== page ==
Clearly, someone over at Amazon.com must be reading the Independent.
Coincidence? I think not.
Although clearly compiled while under the influence of a humble community newspaper, their list still provides an interesting peek across our globe.
Whether in preparation for actual travel, or just to provide an escape while hunkered down closer to home, “Around the World” offers readers literary stops in each of the seven continents.
We all know that a good book is able to whisk us away, through pages and across miles, on a journey limited only by the bounds of our own imaginations. Check out this list to find a biblio-stop for each of the aforementioned continental outposts.
North America: “Wild: From Lost to Found on the Pacific Crest Trail” by Cheryl Strayed. Winner of NPR’s best book of the year for 2012, this gutsy memoir details Strayed’s own solo journey on foot across 1,000 miles, from the Mojave Desert to Washington state, as she sought to rebuild her crumbling life.
South America: “Fordlandia: The Rise and Fall of Henry Ford’s Forgotten Jungle City” by Greg Grandin. Who knew that in addition to revolutionizing American industrialization, Henry Ford also bought a state-sized parcel of land in the Amazon, with the intent of creating a rubber plantation, along with an old-fashioned small-town community? This book chronicles the consequences of one man’s attempt to re-organize the natural world.
Africa: “The Poisonwood Bible” by Barbara Kingsolver. In what is one of my favorite books, Kingsolver tells the story of Nathan Price, a Baptist minister and his family, as they attempt to bring God to the Belgian Congo. Of course, they find that once there, nothing is as they expected. Through several voices, it tells the tale not only of the Prices, but of the Congo itself during the turbulent three decades it chronicles.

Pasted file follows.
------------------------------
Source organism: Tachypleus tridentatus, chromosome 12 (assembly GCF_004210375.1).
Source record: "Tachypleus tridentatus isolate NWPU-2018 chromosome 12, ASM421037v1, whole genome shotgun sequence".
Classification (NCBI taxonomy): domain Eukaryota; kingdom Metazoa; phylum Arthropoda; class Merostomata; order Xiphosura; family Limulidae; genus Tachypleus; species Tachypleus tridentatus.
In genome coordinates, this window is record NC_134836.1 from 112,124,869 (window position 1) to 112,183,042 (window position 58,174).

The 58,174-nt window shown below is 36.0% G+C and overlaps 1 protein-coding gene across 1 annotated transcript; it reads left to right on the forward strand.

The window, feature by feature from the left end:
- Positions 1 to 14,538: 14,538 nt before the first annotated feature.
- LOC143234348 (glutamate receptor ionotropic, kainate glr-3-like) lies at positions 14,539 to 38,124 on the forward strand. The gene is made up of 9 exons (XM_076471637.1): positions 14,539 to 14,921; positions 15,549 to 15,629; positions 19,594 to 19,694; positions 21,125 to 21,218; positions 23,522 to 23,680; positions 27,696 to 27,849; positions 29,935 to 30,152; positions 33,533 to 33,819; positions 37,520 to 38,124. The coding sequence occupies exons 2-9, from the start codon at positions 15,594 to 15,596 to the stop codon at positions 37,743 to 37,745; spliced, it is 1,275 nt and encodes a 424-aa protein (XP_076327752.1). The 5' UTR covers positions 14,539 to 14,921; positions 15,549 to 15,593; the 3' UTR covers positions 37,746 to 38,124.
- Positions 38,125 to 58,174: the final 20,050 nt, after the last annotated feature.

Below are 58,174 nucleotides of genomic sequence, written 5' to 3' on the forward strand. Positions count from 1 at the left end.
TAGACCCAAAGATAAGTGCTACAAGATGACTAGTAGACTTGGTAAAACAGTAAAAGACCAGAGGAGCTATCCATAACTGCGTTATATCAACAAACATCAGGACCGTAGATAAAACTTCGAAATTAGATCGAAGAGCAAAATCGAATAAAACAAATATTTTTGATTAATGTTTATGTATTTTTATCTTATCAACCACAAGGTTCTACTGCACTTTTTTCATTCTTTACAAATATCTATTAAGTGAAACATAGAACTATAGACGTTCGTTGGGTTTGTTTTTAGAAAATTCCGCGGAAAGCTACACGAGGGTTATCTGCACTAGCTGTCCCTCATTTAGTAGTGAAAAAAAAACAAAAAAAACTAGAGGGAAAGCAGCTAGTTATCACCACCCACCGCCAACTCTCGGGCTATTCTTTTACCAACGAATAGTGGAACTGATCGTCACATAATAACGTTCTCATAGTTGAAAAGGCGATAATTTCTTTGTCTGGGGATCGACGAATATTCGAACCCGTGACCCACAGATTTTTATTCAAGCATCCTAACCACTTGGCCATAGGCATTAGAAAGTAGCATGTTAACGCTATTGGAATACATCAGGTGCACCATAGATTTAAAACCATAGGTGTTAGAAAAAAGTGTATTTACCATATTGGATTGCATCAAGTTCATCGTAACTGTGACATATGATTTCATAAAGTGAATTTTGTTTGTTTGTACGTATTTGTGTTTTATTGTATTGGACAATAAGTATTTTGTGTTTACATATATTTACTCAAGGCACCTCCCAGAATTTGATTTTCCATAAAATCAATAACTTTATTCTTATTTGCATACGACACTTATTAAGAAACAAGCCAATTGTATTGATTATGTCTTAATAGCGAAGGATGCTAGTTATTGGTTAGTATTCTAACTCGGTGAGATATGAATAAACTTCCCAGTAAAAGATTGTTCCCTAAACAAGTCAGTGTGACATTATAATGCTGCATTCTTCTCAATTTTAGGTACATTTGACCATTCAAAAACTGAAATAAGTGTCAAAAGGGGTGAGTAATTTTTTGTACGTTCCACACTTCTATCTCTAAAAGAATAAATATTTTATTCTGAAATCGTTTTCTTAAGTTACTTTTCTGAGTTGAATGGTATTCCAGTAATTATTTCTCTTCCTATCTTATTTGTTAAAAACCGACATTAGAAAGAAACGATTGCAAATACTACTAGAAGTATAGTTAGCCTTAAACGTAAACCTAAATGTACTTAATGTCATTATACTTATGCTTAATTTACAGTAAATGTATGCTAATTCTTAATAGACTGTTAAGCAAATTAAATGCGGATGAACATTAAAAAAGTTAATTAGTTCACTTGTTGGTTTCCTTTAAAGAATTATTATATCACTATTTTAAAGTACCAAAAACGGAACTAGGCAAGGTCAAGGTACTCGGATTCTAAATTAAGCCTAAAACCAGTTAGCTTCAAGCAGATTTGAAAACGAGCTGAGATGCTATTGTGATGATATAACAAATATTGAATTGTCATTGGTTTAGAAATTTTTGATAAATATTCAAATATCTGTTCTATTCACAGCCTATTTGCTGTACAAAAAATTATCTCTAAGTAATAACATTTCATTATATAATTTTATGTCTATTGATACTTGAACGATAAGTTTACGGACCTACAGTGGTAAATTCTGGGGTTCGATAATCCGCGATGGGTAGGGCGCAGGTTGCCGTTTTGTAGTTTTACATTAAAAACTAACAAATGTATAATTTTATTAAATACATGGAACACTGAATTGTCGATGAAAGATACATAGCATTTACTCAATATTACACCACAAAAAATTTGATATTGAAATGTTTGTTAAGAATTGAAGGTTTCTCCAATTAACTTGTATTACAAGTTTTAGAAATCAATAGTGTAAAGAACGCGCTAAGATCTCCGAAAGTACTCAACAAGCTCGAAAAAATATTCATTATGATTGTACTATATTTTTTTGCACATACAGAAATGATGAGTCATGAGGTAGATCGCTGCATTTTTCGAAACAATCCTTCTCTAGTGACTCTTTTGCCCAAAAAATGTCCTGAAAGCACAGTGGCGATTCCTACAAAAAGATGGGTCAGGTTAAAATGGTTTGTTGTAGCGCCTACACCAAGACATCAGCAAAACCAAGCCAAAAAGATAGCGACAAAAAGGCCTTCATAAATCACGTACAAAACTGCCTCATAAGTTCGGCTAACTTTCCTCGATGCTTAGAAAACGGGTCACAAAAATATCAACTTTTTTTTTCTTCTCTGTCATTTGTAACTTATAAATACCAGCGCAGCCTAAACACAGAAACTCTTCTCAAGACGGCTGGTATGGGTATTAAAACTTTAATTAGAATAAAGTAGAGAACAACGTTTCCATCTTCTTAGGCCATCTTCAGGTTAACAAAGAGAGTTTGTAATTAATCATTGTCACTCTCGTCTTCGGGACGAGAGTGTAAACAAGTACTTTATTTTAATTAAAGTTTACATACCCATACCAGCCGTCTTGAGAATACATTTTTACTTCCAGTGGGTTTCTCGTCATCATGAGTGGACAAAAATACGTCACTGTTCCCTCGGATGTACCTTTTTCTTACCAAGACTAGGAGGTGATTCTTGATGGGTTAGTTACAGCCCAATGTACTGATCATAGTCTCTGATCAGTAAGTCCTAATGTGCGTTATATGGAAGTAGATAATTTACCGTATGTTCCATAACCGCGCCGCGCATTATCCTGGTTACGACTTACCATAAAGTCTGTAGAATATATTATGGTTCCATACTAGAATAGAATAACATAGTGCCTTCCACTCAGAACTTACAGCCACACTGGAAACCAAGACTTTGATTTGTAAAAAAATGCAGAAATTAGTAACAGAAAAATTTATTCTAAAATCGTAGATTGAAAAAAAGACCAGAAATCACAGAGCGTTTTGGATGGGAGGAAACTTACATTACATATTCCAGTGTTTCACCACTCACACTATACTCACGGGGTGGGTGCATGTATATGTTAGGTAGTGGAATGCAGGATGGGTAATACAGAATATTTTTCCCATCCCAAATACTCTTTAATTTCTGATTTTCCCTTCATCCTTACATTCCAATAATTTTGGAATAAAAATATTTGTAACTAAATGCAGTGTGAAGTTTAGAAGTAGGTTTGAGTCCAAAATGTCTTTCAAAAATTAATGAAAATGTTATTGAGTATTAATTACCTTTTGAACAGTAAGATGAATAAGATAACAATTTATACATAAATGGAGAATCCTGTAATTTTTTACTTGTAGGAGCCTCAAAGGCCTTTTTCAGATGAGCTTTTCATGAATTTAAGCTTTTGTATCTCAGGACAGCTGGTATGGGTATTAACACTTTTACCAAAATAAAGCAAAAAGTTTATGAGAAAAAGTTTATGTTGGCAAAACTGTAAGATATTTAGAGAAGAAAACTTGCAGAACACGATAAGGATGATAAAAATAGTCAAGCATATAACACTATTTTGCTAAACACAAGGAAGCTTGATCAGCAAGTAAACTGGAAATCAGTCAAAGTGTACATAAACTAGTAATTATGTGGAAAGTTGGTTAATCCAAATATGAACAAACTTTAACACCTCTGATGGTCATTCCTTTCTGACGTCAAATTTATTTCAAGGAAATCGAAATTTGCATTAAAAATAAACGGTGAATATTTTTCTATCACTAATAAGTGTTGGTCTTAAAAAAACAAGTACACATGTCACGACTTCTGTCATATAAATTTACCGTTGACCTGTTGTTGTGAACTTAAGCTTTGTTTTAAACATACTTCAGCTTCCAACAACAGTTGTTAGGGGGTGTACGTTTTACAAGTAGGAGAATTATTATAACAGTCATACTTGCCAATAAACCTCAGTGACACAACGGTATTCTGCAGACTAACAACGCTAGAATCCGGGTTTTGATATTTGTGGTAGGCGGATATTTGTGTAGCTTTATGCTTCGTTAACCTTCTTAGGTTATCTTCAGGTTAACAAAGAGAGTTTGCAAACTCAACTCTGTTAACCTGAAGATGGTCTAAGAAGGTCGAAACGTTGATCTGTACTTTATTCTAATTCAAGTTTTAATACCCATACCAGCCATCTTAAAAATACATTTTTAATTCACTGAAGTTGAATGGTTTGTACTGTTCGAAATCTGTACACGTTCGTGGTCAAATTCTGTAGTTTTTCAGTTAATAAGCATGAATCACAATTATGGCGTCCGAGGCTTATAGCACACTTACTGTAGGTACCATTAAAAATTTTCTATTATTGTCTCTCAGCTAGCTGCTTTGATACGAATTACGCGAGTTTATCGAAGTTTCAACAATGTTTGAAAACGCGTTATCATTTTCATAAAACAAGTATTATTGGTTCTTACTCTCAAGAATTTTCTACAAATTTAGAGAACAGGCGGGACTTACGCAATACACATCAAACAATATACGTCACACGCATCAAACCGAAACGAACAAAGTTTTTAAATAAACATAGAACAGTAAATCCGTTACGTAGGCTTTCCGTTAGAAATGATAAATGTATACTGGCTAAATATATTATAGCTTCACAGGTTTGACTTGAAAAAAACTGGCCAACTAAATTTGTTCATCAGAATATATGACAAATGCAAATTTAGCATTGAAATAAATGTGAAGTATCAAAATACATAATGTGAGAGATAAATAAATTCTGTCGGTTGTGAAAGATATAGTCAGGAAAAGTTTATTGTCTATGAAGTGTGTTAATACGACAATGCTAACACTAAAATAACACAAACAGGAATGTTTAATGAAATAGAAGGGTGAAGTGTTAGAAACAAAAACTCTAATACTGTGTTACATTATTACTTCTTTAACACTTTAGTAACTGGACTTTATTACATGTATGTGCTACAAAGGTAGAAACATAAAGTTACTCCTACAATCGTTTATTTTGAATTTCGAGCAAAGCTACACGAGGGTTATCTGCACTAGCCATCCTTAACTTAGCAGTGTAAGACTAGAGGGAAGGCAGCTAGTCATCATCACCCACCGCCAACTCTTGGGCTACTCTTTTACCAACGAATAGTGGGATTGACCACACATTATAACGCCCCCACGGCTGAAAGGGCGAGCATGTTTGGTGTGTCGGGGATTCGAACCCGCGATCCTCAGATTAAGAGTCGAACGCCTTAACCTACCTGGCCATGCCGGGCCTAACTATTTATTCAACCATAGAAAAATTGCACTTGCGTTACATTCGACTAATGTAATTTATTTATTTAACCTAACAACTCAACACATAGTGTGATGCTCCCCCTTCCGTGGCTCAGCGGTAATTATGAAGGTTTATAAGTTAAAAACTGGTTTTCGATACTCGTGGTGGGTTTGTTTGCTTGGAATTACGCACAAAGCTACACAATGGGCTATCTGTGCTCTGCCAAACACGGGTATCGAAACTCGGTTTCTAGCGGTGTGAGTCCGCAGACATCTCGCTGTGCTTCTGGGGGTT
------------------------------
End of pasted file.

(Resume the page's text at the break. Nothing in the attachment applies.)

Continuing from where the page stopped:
Europe: “Faceless Killers” by Henning Mankell. Set in Sweden, this mystery novel pits police inspector Kurt Wallender against the clock as he tries to solve the murder of an elderly couple. The case has political undertones, and Wallender becomes obsessed with solving it before tensions erupt.
Asia: “Persepolis: The Story of a Childhood” by Marjane Satrapi. Told through black and white comic strip images, this is the tale of Satrapi’s life in Iran from ages six to fourteen – a period of time that saw the Islamic revolution. A poignant history lesson of the region, the simple pictures and text convey a powerful message.
Australia: “The Thorn Birds” by Colleen McCullough. Before a young Richard Chamberlain made a generation of housewives blush in the TV miniseries of the same name, this epic family saga was told in book form. Spanning several generations, this tale of forbidden love, ambition, and tragedy is regarded as one of the greatest love stories in print.
Antarctica: “Endurance: Shackleton’s Incredible Voyage by Alfred Lansing. This retelling of explorer Ernest Shackleton’s year-long survival on the Antarctic seas is a story of tenacity and heroism in a pre-technology era, as displayed by both Shackleton and his crew.
These volumes are just a sampling of what “Around the World in 80 Books” has to offer, and the list itself only scratches the surface of the literary journeys that are just waiting to be embarked upon. What stamps will you collect on your book-traveler passport this summer?
For a full listing of “Around the World in 80 Books,” please visit omnivoracious.com and click on June 10.
Edie Crabtree is an avid reader and the mother of three active boys. She can be reached at [email protected]